In the late 1960s, Colorado Springs was on the move.
Fort Carson had long before traded donkeys for mechanized units, and Colorado Springs was growing from a modest tourist town to a modern city, powered by an ever-expanding military presence.
The post-World War II American Dream was spreading, thanks to a G.I. Bill that funded higher education more than ever before. Baby boomers were becoming college ready. Community colleges, which mixed academic and technical pathways, were the best investments cities could make.
Even though Colorado Springs was already home to the U.S. Air Force Academy, Colorado College, and the University of Colorado at Colorado Springs, a community college seemed a way ensure that the boom would not go bust.
By 1968, El Paso County Community College opened, quickly dropping the cumbersome "county" from its name.
President Robert O. Hatton and three other staffers began the foundational work. As Hatton's executive assistant, Carol Van Lew recalls, “I was considering another offer to work for the president of a bank. But I was really excited about being involved in the development of a new college! Working with the first four was really exciting — to be in on the beginning of such a big endeavor!”
To call the college's beginnings humble would be an understatement. The original nickname was “Safeway U”—because one of its buildings was a former Safeway store at Robinson Street and 25th. That campus grew quickly to eight buildings. EPCC also “repurposed” other buildings around town for various functions. The dedication of the Administrative offices, at 5 W. Las Vegas St., took place Nov. 20, 1968.
Hundreds of people began their careers working for or as students of EPCC. Future Colorado Springs leaders Bill Hybl (chair and Chief Executive Officer of El Pomar Foundation), John Anderson (former El Paso County sheriff) and John Suthers (current Colorado Springs mayor) were among the early instructors.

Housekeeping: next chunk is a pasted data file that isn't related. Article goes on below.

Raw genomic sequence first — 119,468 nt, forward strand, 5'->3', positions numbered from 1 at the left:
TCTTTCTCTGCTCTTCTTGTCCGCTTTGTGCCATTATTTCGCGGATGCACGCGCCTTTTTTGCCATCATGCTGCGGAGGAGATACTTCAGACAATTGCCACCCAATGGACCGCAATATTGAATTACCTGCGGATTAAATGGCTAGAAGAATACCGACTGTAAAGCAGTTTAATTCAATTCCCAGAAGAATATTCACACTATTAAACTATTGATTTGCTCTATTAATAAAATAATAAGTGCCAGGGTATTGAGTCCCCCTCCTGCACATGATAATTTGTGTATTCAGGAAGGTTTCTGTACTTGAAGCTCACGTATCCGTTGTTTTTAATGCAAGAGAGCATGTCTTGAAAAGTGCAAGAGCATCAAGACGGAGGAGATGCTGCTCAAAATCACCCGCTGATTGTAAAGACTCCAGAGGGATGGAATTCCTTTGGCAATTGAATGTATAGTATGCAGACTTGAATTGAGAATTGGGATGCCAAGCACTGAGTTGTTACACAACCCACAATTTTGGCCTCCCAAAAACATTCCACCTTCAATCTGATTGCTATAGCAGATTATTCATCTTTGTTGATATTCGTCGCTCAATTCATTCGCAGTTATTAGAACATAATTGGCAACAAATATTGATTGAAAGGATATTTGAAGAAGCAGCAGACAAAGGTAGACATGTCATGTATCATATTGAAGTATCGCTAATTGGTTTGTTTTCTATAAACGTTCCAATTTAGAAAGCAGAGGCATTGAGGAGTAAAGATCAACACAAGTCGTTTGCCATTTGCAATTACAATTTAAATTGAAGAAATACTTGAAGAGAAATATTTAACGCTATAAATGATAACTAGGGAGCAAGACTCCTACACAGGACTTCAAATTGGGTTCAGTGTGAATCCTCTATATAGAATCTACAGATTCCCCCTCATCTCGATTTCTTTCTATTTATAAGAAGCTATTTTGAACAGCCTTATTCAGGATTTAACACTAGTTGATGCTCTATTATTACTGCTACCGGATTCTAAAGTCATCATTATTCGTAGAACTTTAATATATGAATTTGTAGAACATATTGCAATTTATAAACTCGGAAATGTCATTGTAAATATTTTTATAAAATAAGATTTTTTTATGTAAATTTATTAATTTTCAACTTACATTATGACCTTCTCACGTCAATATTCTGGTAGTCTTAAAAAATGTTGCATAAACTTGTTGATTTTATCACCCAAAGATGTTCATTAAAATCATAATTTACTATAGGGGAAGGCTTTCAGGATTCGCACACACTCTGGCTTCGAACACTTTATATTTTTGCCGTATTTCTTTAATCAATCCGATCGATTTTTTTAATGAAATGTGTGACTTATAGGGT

In the mid-70s, EPCC began to move away from a scattering of buildings toward one large central campus.
EPCC negotiated for Ft. Carson surplus land (that the college had been leasing), and Congress approved. The Department of Defense sold the land to EPCC for $1 to support access for military students and their families.
College officials enlisted noted architect Clifford Nakata, a Japanese American who had suffered with his family in an internment camp during World War II, to design the campus in the popular brutalist architectural style. Nakata also designed the Pikes Peak Center, the downtown YMCA and the ProRodeo Hall of Fame.
One young man who worked on building that campus was Jim Johnson. He was 14 and working for his father, Gilbert Johnson, founder of GE Johnson Construction Company. Later president and CEO of his father's company, Jim and his foundation would be among the largest donors to the college's foundation, funding scholarships and the start of the college's construction program.
The new campus, dedicated on Aug. 18, 1976, received the name Centennial because of the U.S. Bicentennial and Colorado’s Centennial year. A couple of years later, the college got a new name, one that reflected the heights of its ambitions.